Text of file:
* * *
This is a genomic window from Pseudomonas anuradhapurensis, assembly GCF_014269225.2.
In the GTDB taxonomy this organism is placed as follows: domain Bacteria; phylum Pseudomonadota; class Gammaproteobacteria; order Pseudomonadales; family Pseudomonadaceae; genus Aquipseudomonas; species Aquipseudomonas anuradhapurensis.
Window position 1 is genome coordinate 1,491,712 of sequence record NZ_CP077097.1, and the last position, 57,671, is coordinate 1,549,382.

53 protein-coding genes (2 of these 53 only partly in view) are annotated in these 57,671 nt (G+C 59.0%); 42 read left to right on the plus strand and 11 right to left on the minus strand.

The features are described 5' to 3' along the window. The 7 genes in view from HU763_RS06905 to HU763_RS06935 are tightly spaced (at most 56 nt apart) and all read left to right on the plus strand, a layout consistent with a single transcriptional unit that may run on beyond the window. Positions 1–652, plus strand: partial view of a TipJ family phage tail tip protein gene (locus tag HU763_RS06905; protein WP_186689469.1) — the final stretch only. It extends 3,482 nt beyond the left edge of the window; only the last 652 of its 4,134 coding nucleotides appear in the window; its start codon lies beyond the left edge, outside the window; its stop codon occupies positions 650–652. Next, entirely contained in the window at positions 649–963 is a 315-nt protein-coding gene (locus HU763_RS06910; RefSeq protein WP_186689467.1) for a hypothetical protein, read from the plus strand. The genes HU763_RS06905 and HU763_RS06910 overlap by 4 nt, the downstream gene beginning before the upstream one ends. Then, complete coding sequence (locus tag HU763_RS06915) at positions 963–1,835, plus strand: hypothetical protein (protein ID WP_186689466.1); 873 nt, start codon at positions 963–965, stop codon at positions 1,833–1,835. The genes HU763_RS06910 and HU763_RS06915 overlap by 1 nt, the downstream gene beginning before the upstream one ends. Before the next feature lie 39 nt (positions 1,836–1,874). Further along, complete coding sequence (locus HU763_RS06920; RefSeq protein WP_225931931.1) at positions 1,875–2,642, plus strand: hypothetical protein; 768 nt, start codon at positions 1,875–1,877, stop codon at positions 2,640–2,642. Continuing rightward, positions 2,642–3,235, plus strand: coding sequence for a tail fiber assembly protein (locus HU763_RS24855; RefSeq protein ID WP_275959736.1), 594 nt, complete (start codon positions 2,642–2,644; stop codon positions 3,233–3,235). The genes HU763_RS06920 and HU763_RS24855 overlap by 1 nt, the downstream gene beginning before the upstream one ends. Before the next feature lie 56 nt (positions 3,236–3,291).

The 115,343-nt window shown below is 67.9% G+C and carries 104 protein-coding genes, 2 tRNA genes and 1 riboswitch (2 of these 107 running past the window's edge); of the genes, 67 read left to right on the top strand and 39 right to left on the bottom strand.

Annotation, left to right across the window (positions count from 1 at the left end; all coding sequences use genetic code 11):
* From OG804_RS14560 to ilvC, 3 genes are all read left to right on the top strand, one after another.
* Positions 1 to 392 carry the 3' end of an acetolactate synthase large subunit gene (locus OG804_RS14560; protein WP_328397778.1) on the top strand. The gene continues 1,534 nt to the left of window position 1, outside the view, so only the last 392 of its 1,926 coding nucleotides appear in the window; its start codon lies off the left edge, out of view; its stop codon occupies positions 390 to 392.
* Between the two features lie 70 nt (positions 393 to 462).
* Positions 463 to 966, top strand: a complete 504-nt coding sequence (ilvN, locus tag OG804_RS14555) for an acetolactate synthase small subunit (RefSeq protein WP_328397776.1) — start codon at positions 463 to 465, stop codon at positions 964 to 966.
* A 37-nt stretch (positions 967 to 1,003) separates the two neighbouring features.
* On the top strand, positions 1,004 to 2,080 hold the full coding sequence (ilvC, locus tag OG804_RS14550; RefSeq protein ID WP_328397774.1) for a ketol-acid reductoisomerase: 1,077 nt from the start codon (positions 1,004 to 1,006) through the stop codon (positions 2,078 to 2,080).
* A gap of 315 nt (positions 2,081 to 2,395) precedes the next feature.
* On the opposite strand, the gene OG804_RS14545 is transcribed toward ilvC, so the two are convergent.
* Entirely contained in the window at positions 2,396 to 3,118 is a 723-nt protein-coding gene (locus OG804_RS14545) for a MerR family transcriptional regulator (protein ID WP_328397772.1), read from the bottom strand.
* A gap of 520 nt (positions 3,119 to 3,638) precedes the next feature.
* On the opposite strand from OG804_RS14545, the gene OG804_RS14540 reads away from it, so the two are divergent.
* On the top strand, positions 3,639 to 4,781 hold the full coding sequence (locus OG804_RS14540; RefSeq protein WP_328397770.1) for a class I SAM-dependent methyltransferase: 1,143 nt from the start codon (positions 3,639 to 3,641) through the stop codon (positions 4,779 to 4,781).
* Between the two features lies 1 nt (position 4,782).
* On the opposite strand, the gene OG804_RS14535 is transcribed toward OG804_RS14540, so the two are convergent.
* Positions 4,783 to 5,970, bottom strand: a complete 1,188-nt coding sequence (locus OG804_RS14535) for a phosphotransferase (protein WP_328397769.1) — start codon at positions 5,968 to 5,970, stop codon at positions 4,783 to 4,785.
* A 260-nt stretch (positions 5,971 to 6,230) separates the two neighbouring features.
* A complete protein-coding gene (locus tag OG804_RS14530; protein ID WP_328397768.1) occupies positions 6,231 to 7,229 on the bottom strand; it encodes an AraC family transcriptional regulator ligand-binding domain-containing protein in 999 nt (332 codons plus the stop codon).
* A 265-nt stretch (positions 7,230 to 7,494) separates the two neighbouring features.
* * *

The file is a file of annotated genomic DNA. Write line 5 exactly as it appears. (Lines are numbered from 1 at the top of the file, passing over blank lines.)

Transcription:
The features are described 5' to 3' along the window. The 7 genes in view from HU763_RS06905 to HU763_RS06935 are tightly spaced (at most 56 nt apart) and all read left to right on the plus strand, a layout consistent with a single transcriptional unit that may run on beyond the window. Positions 1–652, plus strand: partial view of a TipJ family phage tail tip protein gene (locus tag HU763_RS06905; protein WP_186689469.1) — the final stretch only. It extends 3,482 nt beyond the left edge of the window; only the last 652 of its 4,134 coding nucleotides appear in the window; its start codon lies beyond the left edge, outside the window; its stop codon occupies positions 650–652. Next, entirely contained in the window at positions 649–963 is a 315-nt protein-coding gene (locus HU763_RS06910; RefSeq protein WP_186689467.1) for a hypothetical protein, read from the plus strand. The genes HU763_RS06905 and HU763_RS06910 overlap by 4 nt, the downstream gene beginning before the upstream one ends. Then, complete coding sequence (locus tag HU763_RS06915) at positions 963–1,835, plus strand: hypothetical protein (protein ID WP_186689466.1); 873 nt, start codon at positions 963–965, stop codon at positions 1,833–1,835. The genes HU763_RS06910 and HU763_RS06915 overlap by 1 nt, the downstream gene beginning before the upstream one ends. Before the next feature lie 39 nt (positions 1,836–1,874). Further along, complete coding sequence (locus HU763_RS06920; RefSeq protein WP_225931931.1) at positions 1,875–2,642, plus strand: hypothetical protein; 768 nt, start codon at positions 1,875–1,877, stop codon at positions 2,640–2,642. Continuing rightward, positions 2,642–3,235, plus strand: coding sequence for a tail fiber assembly protein (locus HU763_RS24855; RefSeq protein ID WP_275959736.1), 594 nt, complete (start codon positions 2,642–2,644; stop codon positions 3,233–3,235). The genes HU763_RS06920 and HU763_RS24855 overlap by 1 nt, the downstream gene beginning before the upstream one ends. Before the next feature lie 56 nt (positions 3,236–3,291).